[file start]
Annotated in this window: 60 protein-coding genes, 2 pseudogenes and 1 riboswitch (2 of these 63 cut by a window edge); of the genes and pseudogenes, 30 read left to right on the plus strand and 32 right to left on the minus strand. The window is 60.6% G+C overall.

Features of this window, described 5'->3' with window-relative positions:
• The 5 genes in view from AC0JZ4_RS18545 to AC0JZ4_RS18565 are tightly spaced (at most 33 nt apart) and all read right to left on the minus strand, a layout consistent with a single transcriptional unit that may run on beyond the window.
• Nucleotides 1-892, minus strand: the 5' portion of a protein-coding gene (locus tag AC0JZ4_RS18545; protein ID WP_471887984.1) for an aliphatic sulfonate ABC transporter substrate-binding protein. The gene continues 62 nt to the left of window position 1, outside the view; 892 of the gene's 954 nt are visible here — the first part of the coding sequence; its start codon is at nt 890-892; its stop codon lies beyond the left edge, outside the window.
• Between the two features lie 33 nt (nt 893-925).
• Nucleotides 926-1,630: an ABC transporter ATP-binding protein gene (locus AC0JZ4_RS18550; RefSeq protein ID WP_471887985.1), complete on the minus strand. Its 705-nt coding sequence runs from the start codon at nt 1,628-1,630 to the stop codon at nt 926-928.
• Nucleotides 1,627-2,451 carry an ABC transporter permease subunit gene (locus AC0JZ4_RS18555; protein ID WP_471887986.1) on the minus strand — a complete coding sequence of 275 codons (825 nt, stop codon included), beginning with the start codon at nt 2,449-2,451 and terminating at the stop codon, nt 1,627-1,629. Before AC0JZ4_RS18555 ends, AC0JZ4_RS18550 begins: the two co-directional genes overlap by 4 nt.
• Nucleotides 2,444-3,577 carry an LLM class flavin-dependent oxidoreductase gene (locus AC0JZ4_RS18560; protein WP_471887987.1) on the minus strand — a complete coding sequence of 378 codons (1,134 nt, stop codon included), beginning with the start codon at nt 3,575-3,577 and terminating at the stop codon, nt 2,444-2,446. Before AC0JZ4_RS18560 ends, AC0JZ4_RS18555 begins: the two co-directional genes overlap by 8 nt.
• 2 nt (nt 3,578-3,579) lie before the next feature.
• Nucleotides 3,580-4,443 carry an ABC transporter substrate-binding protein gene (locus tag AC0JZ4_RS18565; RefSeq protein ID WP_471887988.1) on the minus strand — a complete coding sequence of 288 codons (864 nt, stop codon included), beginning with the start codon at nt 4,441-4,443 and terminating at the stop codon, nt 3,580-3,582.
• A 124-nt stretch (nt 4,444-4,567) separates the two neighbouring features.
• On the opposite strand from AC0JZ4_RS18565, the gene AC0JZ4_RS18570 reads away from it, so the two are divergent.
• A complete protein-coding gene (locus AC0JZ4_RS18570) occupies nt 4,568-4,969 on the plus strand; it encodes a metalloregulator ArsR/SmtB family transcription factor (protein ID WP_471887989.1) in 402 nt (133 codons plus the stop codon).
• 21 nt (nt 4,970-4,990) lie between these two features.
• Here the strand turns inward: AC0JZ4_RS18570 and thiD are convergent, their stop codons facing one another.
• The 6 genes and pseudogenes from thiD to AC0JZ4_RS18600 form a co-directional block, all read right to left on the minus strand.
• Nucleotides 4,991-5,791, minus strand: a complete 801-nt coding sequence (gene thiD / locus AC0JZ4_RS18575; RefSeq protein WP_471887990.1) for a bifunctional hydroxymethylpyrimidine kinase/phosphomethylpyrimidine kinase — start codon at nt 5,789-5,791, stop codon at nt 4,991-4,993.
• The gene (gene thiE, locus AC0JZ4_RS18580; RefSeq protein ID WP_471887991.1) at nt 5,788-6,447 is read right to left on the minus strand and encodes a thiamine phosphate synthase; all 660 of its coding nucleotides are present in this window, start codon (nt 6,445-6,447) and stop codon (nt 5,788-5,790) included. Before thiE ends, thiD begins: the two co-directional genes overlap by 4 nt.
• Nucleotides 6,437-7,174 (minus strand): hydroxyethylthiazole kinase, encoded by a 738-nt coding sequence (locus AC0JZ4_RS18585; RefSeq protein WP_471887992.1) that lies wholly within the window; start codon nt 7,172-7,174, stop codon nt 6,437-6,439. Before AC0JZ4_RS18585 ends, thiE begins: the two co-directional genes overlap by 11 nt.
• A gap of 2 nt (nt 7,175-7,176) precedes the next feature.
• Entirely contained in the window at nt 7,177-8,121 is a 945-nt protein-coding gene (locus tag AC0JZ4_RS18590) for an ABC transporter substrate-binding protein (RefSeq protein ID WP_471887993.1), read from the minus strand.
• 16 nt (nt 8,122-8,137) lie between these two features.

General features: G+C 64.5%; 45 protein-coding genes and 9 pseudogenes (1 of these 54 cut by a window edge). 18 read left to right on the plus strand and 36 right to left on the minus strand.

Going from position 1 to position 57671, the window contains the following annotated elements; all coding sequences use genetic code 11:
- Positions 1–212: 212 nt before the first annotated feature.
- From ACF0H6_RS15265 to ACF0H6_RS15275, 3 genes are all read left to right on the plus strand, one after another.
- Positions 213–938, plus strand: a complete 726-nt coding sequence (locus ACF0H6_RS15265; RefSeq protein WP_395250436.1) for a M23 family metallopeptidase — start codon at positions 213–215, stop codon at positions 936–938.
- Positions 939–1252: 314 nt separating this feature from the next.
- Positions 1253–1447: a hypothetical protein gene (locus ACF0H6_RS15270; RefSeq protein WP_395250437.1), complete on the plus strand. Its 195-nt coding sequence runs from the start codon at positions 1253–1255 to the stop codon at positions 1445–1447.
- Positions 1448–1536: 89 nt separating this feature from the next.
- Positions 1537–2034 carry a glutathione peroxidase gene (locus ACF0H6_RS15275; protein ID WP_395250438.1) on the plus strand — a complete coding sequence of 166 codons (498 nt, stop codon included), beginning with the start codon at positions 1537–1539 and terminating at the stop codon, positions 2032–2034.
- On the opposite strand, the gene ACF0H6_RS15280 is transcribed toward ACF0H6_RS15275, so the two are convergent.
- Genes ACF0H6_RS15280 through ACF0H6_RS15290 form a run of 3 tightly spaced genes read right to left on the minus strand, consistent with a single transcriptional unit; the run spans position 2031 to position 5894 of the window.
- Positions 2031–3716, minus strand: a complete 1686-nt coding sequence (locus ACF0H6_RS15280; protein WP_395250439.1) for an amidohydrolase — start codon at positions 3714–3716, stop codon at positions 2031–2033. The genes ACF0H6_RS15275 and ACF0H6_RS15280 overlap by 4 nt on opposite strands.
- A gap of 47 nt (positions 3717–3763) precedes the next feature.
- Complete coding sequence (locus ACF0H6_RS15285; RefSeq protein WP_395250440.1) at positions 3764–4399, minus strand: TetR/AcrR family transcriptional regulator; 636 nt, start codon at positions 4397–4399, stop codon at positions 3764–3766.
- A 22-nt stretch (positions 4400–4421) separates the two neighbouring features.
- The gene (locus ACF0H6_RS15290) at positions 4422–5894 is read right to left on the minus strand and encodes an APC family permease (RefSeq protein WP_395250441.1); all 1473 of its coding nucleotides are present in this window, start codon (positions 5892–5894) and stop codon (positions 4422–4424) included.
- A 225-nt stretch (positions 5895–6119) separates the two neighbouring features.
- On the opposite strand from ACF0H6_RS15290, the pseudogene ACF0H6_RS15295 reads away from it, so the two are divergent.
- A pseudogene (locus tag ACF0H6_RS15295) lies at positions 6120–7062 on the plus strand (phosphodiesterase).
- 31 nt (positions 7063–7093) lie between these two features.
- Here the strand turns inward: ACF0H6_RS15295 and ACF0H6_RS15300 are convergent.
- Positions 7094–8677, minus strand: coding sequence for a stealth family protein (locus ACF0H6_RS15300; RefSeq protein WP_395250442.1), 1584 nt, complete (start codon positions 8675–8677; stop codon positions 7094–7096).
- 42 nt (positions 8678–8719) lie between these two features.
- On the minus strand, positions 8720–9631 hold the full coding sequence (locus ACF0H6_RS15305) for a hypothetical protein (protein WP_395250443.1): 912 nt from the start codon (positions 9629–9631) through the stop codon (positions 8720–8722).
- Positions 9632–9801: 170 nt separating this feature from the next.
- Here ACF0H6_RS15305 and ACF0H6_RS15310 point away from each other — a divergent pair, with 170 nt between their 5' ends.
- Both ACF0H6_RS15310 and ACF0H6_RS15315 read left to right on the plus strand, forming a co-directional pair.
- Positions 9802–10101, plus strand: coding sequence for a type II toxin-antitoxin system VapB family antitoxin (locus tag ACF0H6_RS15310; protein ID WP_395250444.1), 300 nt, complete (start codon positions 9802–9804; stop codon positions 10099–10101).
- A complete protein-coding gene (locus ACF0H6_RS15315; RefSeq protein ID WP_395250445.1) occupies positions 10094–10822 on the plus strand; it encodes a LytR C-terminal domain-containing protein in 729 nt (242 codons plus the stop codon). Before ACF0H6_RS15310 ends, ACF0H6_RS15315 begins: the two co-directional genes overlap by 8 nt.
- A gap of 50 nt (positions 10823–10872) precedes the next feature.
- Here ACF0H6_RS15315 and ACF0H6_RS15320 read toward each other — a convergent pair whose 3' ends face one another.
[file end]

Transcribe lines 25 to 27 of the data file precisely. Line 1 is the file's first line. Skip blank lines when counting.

- Positions 1–212: 212 nt before the first annotated feature.
- From ACF0H6_RS15265 to ACF0H6_RS15275, 3 genes are all read left to right on the plus strand, one after another.
- Positions 213–938, plus strand: a complete 726-nt coding sequence (locus ACF0H6_RS15265; RefSeq protein WP_395250436.1) for a M23 family metallopeptidase — start codon at positions 213–215, stop codon at positions 936–938.